During an eight-hour planning commission hearing Wednesday, Coso reminded the panel that a final environmental impact report determined that its proposal to extract water from the aquifer and construct a nine-mile pipeline, with mitigation and monitoring, would have no significant effects. The "early warning system" would include 20 wells that would be continually measured by Coso.

If things go awry in the 100-square-mile Rose Valley aquifer basin, in local farm wells, at the hunting club's 1,200-acre retreat at Little Lake -- or for endangered animals, including the desert tortoise -- Coso would be required to reduce or stop pumping.

The firm originally wanted to pump 4,800 acre-feet of water per year. Instead, the commission approved extraction of 3,000 acre-feet in the first year. Barring unforeseen problems, the amount could be increased to 4,800 within one year.

The water is used to create steam to drive turbines, as well as to cool the system.

Opponents expressed concern about the viability of the safeguards. "It's the fox guarding the chickens," said Oxnard attorney Gary Arnold, who is representing the hunting club. "If Coso was mischievous, we would never know."

Rex Allen, chairman of the Inyo County Water Commission, would not go that far.

"This is a high-stakes poker game and, in this case, the guys on the other side of the table want to enhance the efficiency of their operation as cheaply as possible," Allen said. "The really crucial point, however, is that Inyo County is dependent on Coso for a large part of its budget. The county is absolutely petrified of losing money that goes to support schools."

Coso's proposal is supported by Gov. Arnold Schwarzenegger, the county's water department and Inyo County School District officials.

In a letter to county supervisors, Inyo County Supt. of Schools Terry McAteer said, "In these years of a state fiscal crisis, it is essential for a vibrant Coso Geothermal Plant to exist so that they can continue to assist our school districts."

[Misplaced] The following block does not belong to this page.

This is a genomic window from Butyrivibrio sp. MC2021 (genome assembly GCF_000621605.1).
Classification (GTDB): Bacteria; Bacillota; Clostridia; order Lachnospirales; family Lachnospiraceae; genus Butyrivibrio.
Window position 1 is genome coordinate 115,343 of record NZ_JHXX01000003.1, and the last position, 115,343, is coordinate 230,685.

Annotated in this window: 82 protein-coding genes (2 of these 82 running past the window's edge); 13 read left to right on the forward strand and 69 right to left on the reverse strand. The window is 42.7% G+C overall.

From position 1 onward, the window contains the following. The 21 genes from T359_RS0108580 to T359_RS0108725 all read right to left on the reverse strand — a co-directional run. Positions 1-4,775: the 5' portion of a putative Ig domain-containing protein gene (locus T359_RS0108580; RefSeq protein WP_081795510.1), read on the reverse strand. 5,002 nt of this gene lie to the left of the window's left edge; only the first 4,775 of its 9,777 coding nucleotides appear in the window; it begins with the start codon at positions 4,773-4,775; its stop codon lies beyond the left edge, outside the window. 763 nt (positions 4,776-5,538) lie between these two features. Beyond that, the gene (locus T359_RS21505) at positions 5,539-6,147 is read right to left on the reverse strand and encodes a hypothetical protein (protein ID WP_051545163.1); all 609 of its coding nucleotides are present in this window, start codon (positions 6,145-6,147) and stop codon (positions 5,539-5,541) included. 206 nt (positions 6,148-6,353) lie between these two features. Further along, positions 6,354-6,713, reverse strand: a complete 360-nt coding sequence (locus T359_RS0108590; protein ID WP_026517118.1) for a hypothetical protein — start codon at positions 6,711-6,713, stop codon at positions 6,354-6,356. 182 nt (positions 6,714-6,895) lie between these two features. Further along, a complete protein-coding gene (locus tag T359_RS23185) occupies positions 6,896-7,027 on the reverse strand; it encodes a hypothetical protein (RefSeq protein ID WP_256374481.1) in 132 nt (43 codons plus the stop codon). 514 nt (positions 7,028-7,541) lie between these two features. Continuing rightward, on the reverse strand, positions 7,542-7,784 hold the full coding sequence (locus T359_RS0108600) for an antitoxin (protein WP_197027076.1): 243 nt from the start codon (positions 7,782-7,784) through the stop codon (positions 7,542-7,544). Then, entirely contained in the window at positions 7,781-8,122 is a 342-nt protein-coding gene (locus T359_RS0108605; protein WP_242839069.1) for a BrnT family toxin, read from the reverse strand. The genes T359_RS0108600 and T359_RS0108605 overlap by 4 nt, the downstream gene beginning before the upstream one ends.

The firm's unfolding plans have prompted creation of an unlikely alliance -- hunters, Audubon Society members, botanists and cattle ranchers -- to try to defeat the proposal, or at least persuade Coso to invest instead in new air-cooled systems that would reduce its need for additional water.

Coso Chief Executive Jim Pagano told the commission that conversion to an air-cooling system, which would cost between $96 million and $216 million, was not an economically or environmentally efficient option.

Opponents' concerns are based, in part, on a hydrology model included in the environmental impact report showing that the Coso project could siphon off as much as 10% of Little Lake's water in less than 18 months without significant effects. Yet, there has been no scientific analysis showing that the wetlands and wildlife could survive such a drawdown, particularly in unusually dry years, Arnold said.

"We're disappointed with the commission's decision," Arnold said, adding that the opponents intend to appeal the decision to the Inyo County Board of Supervisors.

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louis.sahagun@latimes.com